What my father taught me about Jenkins
My father worked as an industrial mechanic. For more than fifty years, he practiced his craft with the passion of those moved by things other than the check at the end of the month. Wherever he was emploted at, the machines worked, the production improved and the team morale risen. I have learned a lot from my father.
Besides his pride of workmanship, two things have been constantly present along his career: the profound knowledge about how the system worked and applying inventiveness to address problems affecting the organizations he worked for. Even though he has never got formal education on them, his instinct made his day to day being governed by the engineering and lean principles.
At first sight, we might thing that the industrial mechanics and computing have nothing in common. I do not see it this way. The problems, frequently, are quite similar.
I recall a day when my father had a recurring issue at work. Sometimes, when a broken metallic part was being fixed, scrap metal went to the conveyor driving raw plastic to a mill system to be processed before it could be melt. As a result, the mills collected some significant damages and the whole plant needed stopping. For some time, the management approach to this problem was instructing the employees to be more careful. My father, I can imagine his facial expression, took a metal detector and some actuators and assembled a system that, put in a precise place above the plastic conveyor, stopped the pipeline before any piece of metal reached the mills (andon cord anyone?). Also, it activated acoustic and light signals to notify the team in charge what was going on. Obviously, it worked.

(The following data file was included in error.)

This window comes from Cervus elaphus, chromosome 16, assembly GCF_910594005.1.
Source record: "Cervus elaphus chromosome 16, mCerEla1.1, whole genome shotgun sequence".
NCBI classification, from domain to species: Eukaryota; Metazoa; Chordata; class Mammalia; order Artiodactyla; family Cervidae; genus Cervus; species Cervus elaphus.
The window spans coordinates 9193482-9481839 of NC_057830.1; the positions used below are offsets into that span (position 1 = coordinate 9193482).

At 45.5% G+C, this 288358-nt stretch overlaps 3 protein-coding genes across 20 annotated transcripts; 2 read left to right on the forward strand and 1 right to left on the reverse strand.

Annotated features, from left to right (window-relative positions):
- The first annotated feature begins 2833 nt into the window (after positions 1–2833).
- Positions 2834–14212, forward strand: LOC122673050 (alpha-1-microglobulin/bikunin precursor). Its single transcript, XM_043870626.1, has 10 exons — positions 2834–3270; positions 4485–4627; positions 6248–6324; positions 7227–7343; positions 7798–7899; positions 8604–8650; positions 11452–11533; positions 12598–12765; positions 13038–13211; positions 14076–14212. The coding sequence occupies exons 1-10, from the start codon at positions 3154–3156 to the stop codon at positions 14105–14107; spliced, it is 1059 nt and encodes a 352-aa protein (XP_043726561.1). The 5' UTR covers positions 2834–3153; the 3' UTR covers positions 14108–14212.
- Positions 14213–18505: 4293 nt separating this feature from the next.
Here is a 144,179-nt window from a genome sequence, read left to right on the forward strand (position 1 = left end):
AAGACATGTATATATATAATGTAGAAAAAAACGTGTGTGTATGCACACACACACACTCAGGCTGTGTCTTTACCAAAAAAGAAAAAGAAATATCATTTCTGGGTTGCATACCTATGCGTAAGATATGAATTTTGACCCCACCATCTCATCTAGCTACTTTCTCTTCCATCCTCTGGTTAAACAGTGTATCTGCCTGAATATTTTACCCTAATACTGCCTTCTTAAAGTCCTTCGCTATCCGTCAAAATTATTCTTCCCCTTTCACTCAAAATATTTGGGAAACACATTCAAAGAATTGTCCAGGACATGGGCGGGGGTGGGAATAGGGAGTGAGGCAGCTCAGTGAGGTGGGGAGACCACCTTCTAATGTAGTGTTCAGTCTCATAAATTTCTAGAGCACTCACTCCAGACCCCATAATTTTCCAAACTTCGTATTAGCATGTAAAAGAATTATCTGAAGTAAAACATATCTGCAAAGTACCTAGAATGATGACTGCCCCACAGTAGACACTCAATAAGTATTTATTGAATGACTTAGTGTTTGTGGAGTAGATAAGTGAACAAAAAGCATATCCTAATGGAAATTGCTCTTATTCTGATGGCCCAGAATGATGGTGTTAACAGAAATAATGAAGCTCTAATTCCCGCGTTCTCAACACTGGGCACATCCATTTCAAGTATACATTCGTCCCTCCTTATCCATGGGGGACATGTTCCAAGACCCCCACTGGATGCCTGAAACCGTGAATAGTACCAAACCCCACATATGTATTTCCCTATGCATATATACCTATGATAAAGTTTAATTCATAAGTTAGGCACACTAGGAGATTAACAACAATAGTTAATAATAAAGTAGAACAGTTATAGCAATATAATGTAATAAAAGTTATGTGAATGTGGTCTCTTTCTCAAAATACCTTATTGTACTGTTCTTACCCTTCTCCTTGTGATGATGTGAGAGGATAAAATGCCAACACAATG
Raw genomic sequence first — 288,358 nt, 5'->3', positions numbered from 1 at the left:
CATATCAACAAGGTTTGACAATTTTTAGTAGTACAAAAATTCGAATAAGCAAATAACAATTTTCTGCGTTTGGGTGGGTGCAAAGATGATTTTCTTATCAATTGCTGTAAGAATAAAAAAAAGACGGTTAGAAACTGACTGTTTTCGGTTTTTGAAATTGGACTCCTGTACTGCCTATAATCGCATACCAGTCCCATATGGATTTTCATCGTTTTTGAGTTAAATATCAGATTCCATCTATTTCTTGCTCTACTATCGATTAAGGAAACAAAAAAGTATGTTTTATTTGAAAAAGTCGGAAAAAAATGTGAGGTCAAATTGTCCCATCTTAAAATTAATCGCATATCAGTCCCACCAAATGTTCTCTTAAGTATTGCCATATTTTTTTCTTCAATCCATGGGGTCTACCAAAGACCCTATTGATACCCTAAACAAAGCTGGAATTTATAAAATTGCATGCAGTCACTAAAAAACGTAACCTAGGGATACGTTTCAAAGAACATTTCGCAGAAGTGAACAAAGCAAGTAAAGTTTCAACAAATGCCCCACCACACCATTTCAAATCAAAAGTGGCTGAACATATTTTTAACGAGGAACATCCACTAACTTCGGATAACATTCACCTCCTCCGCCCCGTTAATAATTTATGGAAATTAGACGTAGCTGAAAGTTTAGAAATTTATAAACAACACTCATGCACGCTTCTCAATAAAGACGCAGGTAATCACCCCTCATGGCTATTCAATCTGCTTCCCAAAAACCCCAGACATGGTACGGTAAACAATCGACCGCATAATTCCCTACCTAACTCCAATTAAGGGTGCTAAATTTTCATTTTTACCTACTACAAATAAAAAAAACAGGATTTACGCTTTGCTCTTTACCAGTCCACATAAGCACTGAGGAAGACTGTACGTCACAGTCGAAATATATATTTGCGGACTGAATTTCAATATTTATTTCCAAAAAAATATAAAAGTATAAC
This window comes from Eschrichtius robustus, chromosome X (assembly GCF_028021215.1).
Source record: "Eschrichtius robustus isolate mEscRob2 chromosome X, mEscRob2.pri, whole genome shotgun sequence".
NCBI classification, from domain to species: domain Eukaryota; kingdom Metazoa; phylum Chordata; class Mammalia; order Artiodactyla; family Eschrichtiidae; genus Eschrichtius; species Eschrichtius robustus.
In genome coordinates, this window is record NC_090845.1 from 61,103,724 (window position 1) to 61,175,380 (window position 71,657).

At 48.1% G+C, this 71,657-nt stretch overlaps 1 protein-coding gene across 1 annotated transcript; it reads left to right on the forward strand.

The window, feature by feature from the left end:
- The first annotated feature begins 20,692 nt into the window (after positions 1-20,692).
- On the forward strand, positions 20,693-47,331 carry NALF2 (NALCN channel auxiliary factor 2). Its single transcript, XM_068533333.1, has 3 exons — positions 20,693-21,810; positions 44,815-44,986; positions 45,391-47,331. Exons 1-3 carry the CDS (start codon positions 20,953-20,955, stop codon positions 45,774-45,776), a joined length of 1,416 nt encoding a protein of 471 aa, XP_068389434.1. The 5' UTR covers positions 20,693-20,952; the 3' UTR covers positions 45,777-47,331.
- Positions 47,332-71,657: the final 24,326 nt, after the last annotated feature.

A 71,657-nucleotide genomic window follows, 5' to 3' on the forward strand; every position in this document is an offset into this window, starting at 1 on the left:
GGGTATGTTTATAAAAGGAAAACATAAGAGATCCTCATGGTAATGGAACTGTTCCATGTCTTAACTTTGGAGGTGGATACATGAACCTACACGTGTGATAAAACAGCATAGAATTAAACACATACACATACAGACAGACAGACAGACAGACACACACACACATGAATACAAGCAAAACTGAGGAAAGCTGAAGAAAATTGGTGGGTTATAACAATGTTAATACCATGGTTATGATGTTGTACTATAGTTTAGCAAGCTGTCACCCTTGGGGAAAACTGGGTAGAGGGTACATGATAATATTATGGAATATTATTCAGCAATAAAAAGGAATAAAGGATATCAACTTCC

My father did not need a quick and easy tool that addressed all his problems. My father needed something that addressed the precise issue he was having in a very specific context, his context. A context that he was understanding perfectly and that, very likely, was not familiar to a lot of people outside the organization he worked for. These days, at work, we are deploying a new Jenkins-based, CI system. Like my father’s detector, it appears after there is an understanding of the system it will sit in (pursing profound knowledge); like my father’s detector, it is not trivial and it needs time and effort; like my father’s detector, once it is in place, it can be precisely adapted to the needs of the organization instead of making it move to match what an external supplier had in mind when addressing a similar problem.
Like my father’s detector, it has been a good decision.
From my point of view, only the profound knowledge about the system will enable you to decide on the tools you need. Sometimes, you will be able to use some existing ones; other times, you will need to adapt them and, every now and them, you will need to build your own tools. Some advice on this:
- Do not optimize early. If a solution states that it is quick and easy, it addresses a trivial problem or someone is lying or it was designed by Steve Jobs. CI systems solve inherently complex problems, I would try to be sure about what I am doing before I put something in place that may affect the whole organization.
- Do not limit your options. Delay your decisions until the last responsible moment, when you are more knowledgeable about the problem at hand.
- Identify your value stream and run away from those products or
solutions that hide it from you. Changes that create competitive
advantage lie in there.
In a nutshell, try to balance the perceived gains from avoiding non-core tasks, such as learning how to use a powerful tool, and the system understanding you get in return for being fully in charge your value stream.
Dad, thank you for that.